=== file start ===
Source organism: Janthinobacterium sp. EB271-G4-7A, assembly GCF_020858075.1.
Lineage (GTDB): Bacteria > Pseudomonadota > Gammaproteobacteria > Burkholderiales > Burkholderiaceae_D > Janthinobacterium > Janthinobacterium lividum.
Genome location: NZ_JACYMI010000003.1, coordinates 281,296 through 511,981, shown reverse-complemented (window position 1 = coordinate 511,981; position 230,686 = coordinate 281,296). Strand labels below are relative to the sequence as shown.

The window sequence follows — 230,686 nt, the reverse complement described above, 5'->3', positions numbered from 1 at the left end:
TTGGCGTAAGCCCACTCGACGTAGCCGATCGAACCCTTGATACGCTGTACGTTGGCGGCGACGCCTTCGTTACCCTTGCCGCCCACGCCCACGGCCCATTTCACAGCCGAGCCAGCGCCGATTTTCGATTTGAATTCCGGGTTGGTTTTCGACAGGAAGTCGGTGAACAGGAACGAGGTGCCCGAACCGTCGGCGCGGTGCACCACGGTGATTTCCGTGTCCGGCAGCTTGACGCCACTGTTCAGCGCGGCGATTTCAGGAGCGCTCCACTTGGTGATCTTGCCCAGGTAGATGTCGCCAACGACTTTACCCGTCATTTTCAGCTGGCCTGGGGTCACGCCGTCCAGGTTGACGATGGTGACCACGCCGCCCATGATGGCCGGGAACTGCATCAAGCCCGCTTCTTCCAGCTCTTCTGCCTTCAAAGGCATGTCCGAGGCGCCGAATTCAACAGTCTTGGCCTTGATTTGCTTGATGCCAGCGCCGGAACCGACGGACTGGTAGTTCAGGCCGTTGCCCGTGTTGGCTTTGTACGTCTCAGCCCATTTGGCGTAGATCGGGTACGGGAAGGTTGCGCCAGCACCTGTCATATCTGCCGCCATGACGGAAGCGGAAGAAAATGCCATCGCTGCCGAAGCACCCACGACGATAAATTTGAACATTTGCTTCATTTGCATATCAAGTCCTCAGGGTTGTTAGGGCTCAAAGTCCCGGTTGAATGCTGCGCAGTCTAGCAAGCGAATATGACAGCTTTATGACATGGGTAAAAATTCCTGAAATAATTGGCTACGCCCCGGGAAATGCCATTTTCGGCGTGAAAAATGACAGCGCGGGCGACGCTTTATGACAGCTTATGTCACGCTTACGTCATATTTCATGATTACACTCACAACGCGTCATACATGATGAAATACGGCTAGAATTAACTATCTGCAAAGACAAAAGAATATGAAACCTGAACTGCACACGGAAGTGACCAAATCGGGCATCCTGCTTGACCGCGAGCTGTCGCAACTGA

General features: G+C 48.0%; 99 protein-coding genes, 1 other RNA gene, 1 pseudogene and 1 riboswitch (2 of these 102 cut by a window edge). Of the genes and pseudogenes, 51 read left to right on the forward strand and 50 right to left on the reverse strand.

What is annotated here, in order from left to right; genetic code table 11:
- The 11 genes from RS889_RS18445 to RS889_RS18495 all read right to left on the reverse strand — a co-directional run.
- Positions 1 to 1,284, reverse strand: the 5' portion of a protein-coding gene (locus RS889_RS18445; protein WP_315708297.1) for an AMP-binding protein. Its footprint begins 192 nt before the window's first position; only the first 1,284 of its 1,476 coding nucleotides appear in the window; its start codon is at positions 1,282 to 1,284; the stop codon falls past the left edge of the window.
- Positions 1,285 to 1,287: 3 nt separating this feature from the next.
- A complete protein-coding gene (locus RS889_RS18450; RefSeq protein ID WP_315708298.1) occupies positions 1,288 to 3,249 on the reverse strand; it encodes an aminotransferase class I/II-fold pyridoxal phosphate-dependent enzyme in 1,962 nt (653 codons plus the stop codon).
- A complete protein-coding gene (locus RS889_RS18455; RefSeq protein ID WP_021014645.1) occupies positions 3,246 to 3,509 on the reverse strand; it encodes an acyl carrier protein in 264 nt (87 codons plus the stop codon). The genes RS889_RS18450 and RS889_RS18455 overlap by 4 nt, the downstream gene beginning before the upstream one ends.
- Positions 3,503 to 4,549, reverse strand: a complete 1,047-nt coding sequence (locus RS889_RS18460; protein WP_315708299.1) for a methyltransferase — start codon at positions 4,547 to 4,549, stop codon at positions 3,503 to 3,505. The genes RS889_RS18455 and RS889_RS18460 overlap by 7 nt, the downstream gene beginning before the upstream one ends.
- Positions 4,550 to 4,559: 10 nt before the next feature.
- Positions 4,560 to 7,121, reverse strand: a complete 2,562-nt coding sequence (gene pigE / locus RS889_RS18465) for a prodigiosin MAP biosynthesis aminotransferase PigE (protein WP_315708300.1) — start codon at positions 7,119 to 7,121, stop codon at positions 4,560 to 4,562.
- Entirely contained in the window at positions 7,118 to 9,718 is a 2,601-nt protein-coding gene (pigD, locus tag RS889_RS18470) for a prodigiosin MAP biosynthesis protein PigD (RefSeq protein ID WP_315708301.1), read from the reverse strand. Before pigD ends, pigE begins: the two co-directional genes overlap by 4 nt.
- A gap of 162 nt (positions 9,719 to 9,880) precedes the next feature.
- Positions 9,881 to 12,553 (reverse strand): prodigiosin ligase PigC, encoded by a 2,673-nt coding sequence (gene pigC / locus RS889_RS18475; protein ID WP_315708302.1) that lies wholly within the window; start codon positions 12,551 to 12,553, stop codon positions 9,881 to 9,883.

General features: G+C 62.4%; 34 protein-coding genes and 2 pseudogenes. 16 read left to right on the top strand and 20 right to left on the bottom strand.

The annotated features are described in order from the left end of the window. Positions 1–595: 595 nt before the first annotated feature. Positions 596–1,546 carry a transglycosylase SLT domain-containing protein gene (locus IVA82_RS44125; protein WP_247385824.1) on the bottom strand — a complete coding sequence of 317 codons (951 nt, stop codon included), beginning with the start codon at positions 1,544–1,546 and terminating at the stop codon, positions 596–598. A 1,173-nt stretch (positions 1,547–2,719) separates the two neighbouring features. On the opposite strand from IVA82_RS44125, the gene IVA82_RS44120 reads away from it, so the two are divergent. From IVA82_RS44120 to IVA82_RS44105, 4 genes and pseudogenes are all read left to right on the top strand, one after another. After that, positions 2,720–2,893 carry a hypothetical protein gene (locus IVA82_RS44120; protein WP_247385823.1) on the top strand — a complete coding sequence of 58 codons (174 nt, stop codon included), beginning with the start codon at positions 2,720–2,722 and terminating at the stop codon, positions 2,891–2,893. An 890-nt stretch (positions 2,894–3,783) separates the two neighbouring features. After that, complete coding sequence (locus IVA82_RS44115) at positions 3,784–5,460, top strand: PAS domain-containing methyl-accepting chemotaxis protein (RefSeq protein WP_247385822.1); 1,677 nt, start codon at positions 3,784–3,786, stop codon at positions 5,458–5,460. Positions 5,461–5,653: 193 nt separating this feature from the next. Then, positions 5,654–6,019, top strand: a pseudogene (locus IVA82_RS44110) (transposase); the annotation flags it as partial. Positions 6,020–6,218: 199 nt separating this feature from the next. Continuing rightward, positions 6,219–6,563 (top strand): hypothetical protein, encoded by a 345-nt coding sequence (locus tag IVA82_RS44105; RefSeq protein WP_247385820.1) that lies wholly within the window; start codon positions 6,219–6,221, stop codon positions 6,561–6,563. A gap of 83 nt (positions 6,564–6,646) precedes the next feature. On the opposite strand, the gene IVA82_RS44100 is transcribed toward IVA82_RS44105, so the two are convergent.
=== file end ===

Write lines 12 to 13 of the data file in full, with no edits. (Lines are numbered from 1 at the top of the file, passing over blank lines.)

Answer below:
- A complete protein-coding gene (locus RS889_RS18455; RefSeq protein ID WP_021014645.1) occupies positions 3,246 to 3,509 on the reverse strand; it encodes an acyl carrier protein in 264 nt (87 codons plus the stop codon). The genes RS889_RS18450 and RS889_RS18455 overlap by 4 nt, the downstream gene beginning before the upstream one ends.
- Positions 3,503 to 4,549, reverse strand: a complete 1,047-nt coding sequence (locus RS889_RS18460; protein WP_315708299.1) for a methyltransferase — start codon at positions 4,547 to 4,549, stop codon at positions 3,503 to 3,505. The genes RS889_RS18455 and RS889_RS18460 overlap by 7 nt, the downstream gene beginning before the upstream one ends.